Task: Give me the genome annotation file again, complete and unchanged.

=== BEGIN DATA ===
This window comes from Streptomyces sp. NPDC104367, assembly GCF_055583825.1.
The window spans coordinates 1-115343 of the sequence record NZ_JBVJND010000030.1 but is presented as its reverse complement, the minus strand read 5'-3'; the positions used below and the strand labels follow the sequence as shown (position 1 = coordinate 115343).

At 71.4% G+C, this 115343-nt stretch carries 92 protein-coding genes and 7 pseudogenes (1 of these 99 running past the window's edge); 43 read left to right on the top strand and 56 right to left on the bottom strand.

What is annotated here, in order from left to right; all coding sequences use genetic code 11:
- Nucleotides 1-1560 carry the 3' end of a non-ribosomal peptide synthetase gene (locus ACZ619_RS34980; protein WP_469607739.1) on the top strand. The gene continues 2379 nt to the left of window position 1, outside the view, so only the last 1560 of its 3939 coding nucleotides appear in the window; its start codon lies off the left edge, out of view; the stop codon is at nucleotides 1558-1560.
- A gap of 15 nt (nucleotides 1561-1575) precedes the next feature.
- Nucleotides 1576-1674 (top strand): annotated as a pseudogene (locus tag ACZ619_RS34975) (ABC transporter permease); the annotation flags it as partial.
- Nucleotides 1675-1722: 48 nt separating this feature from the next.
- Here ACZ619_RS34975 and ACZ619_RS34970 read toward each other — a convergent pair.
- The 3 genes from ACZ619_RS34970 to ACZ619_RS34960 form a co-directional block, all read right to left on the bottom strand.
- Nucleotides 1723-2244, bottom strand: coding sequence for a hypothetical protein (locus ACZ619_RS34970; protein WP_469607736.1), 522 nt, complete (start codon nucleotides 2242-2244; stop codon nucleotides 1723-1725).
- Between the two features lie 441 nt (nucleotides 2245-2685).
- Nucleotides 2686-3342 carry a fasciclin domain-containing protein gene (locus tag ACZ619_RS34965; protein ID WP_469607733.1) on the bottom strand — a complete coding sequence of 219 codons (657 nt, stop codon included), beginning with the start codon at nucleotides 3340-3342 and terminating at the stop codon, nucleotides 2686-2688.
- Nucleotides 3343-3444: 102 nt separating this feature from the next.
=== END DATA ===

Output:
This window comes from Streptomyces sp. NPDC104367, assembly GCF_055583825.1.
The window spans coordinates 1-115343 of the sequence record NZ_JBVJND010000030.1 but is presented as its reverse complement, the minus strand read 5'-3'; the positions used below and the strand labels follow the sequence as shown (position 1 = coordinate 115343).

At 71.4% G+C, this 115343-nt stretch carries 92 protein-coding genes and 7 pseudogenes (1 of these 99 running past the window's edge); 43 read left to right on the top strand and 56 right to left on the bottom strand.

What is annotated here, in order from left to right; all coding sequences use genetic code 11:
- Nucleotides 1-1560 carry the 3' end of a non-ribosomal peptide synthetase gene (locus ACZ619_RS34980; protein WP_469607739.1) on the top strand. The gene continues 2379 nt to the left of window position 1, outside the view, so only the last 1560 of its 3939 coding nucleotides appear in the window; its start codon lies off the left edge, out of view; the stop codon is at nucleotides 1558-1560.
- A gap of 15 nt (nucleotides 1561-1575) precedes the next feature.
- Nucleotides 1576-1674 (top strand): annotated as a pseudogene (locus tag ACZ619_RS34975) (ABC transporter permease); the annotation flags it as partial.
- Nucleotides 1675-1722: 48 nt separating this feature from the next.
- Here ACZ619_RS34975 and ACZ619_RS34970 read toward each other — a convergent pair.
- The 3 genes from ACZ619_RS34970 to ACZ619_RS34960 form a co-directional block, all read right to left on the bottom strand.
- Nucleotides 1723-2244, bottom strand: coding sequence for a hypothetical protein (locus ACZ619_RS34970; protein WP_469607736.1), 522 nt, complete (start codon nucleotides 2242-2244; stop codon nucleotides 1723-1725).
- Between the two features lie 441 nt (nucleotides 2245-2685).
- Nucleotides 2686-3342 carry a fasciclin domain-containing protein gene (locus tag ACZ619_RS34965; protein ID WP_469607733.1) on the bottom strand — a complete coding sequence of 219 codons (657 nt, stop codon included), beginning with the start codon at nucleotides 3340-3342 and terminating at the stop codon, nucleotides 2686-2688.
- Nucleotides 3343-3444: 102 nt separating this feature from the next.